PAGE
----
Teotihuacan, commonly translated from the Nahuatl as "City of the Gods", is organized around this central axis, now called the "Avenue of the Dead". It is not exactly a road, since it is blocked off in many places to create courtyards near monumental architecture. The name stems from an early rumor that this was where the Teotihuacanos buried their kings. While most scholars have discarded this idea due to the lack of burials, others note the possibility that mummy bundles of ancestors once lined the "Avenue of the Dead".
   The Ciudadela is one of the first architectural groups encountered when you visit Teotihuacan. Fifteen small pyramids are arranged symmetrically around the walls of the immense quadrangle. At least two structures were located near the center of the Ciudadela, one still exhibiting original paint. Near the back of the Ciudadela, a large pyramidal structure has been peeled back to uncover the Feathered Serpent Pyramid (see below). On either side of the Feathered Serpent Pyramid, one can see the dense apartment-like structures which were probably used as living quarters by the Teotihuacan elite.
   The Feathered Serpent Pyramid is one of the few buildings at this Classic Period city which still retains its original three dimensional sculpted adornments. The dominant image on this structure is a feathered serpent carrying a headdress (or some other head-like burden) on its tail. It is surrounded by water imagery, including white shells of many different species. The serpent-panels are separated by profile feathered serpents who undulate through more water imagery. This façade was ritually terminated when a new construction was built to cover it.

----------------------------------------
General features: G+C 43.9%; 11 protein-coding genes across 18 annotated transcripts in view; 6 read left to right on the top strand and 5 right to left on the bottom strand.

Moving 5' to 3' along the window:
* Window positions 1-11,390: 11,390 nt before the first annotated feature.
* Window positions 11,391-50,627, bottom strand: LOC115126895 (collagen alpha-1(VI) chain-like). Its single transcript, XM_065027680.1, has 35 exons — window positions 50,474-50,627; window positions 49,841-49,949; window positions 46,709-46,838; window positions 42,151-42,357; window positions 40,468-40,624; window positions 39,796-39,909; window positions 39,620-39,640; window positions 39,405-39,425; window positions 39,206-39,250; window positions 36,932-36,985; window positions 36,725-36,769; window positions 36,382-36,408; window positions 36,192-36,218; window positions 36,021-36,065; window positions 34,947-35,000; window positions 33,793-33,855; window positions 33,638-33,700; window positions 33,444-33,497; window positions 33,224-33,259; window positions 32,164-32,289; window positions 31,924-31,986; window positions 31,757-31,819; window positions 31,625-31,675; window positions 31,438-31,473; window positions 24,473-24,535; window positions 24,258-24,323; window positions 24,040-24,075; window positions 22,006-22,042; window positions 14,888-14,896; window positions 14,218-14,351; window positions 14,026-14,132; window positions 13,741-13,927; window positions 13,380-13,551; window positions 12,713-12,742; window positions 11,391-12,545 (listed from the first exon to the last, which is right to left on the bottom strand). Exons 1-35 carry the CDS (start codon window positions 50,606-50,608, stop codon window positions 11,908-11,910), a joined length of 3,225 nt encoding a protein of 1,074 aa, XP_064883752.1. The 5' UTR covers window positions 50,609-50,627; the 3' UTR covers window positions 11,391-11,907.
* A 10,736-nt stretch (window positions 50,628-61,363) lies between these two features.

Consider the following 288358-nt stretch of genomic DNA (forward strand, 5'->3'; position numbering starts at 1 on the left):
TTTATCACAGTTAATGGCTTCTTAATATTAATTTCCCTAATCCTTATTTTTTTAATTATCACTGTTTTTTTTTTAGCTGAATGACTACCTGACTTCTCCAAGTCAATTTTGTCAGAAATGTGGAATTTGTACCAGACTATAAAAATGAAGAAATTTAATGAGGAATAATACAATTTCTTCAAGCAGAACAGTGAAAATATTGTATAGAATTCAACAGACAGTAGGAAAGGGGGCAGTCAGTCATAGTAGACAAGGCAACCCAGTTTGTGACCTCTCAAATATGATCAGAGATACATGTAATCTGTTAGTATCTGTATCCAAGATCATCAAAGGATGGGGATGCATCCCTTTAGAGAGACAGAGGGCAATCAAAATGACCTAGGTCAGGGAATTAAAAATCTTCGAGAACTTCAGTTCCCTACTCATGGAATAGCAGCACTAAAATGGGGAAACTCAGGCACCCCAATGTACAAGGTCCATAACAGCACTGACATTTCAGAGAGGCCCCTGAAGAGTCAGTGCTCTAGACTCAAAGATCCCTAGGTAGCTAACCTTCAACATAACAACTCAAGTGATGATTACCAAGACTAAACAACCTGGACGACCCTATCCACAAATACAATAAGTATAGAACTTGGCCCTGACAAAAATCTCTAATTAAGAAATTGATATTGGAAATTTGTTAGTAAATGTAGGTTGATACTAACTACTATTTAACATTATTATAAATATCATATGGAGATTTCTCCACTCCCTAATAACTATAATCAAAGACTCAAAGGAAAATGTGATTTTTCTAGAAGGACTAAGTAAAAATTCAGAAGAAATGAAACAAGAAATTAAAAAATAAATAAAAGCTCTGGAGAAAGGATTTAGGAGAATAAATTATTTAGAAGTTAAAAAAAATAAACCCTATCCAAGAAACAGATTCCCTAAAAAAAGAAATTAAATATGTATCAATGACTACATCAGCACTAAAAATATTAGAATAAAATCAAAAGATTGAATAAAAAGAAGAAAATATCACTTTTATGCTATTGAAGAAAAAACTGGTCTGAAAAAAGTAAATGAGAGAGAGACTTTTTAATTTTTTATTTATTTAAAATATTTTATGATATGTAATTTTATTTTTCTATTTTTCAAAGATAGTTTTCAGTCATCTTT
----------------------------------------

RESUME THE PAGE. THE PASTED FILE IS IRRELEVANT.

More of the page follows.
The Pyramid of the Sun is the largest stone pyramid in all of Precolumbian America. It currently measures 738 ft. on each side and is about 213 ft. tall. However, it was once even larger. The archaeologist who reconstructed the Pyramid of the Sun around the turn of the century removed as much as ten meters from the exterior of the North, South and East façades. The location of this grand structure had been sacred since the Formative Period, when the earliest layers of the pyramid were constructed over a natural cave which was used for some time as a shrine by the Teotihuacanos.
   The Pyramid of the Moon is located at the Northern terminus of the Avenue of the Dead. Directly in front of its south façade is a large plaza which is surrounded by structures in a relatively good state of preservation. To the west of this plaza the beautiful palace of the Quetzal-Butterfly (Quetzalpapalotl, unfortunately not included in the Mesoamerican Photo Archives).
   If you visit the archaeological zone of Teotihuacan, be sure to walk or drive along the perimeter road to the Tepantitla complex. This small patio group contains some of the most famous murals from Teotihuacan. Click on this photograph to see two of them.
   This is my favorite photograph from Teo.

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